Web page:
WASHINGTON, D.C. – The biggest news this year for climate protection could come this week when delegates from around the world meet in Port Ghalib, Egypt to weigh action on phasing out hydrofluorocarbons (HFCs). Used primarily in the world’s more than 4 billion refrigerators and air conditioners, soaring HFC use threatens to negate efforts to offset CO2 and other greenhouse gas reductions being negotiated within the Copenhagen talks.
“By some estimates, action to freeze and then reduce this group of gases could buy the world the equivalent of a decade’s-worth of C02 emissions,” says U.N. Under-Secretary General and UNEP Executive Director Achim Steiner. The annual meeting of the Montreal Protocol, widely considered the most successful environmental accord in history for its role in eliminating the threat to the ozone layer, will consider two amendments aimed at freezing and phasing out HFCs – just as was done for ozone depleting substances.
According to Dr. Guus Velders of the Netherlands Environmental Assessment Agency, the lead author of a recent scientific paper on HFCs, “Because of the projected growth of these climate-warming chemicals, they could represent up to 45 per cent of the total global C02 emissions by 2050 under a scenario that stabilizes C02 emissions at 450 parts per million. Preventing strong growth in HFC use is an important climate mitigation option the world has now.”
The first of the proposed amendments was introduced by Micronesia and Mauritius in May, and subsequently endorsed by a number of island nations that are at acute risk from rising sea level. “The will is there. Our job now is to turn that will into a way,” Grenada’s U.N. ambassador, Dessima Williams, current chairwoman of the Alliance of Small Island States (AOSIS), wrote about the HFC amendment. She feels the prospect for success this year is excellent, and recently there has been growing support from the EU and most island nations as well as within Latin and Central America, and Africa to take action on HFCs.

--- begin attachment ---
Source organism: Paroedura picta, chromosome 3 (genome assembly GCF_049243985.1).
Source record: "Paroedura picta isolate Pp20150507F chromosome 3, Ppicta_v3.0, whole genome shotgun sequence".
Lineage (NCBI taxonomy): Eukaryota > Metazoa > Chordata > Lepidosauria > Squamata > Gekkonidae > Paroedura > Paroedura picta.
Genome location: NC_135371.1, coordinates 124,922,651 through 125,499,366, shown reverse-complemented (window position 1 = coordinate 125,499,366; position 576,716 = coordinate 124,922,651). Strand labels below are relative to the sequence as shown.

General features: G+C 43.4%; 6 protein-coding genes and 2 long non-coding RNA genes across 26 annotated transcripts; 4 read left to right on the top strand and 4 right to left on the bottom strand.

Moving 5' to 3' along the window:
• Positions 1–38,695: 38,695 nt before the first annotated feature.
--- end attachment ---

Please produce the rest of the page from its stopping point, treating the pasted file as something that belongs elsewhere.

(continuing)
The second proposal was submitted by the United States, Canada and Mexico in August and also aims to eliminate HFCs and replace them with climate friendly alternatives that already exist for almost all HFC uses. Deputy Assistant Secretary for Environment at U.S. Department of State Dan Reifsnyder commented, “This North American proposal represents a significant down payment on efforts to be pursued at the United Nations Framework Convention on Climate Change in Copenhagen, Denmark, this December”.
“The world’s leaders have the opportunity to prevent some 200 billion tons of greenhouse gas emissions in a single stroke”, said Samuel LaBudde, U.S. Senior Climate Campaigner for the Environmental Investigation Agency (EIA). “An HFC phase out is not something that can be done instead of reducing CO2. It’s something that has to be done to make all the othenow”.
Samuel LaBudde or Sascha von Bismarck at EIA in Washington, DC (202) 483-6621
Fionnuala Walravens at EIA in London, UK 44 (0) 20 7354 7960
Environmental Investigation Agency
PO Box 53343, Washington, DC 20009 www.eia-global.org
Tel: +1 202 483 6621/ Fax: +1 202 986 8626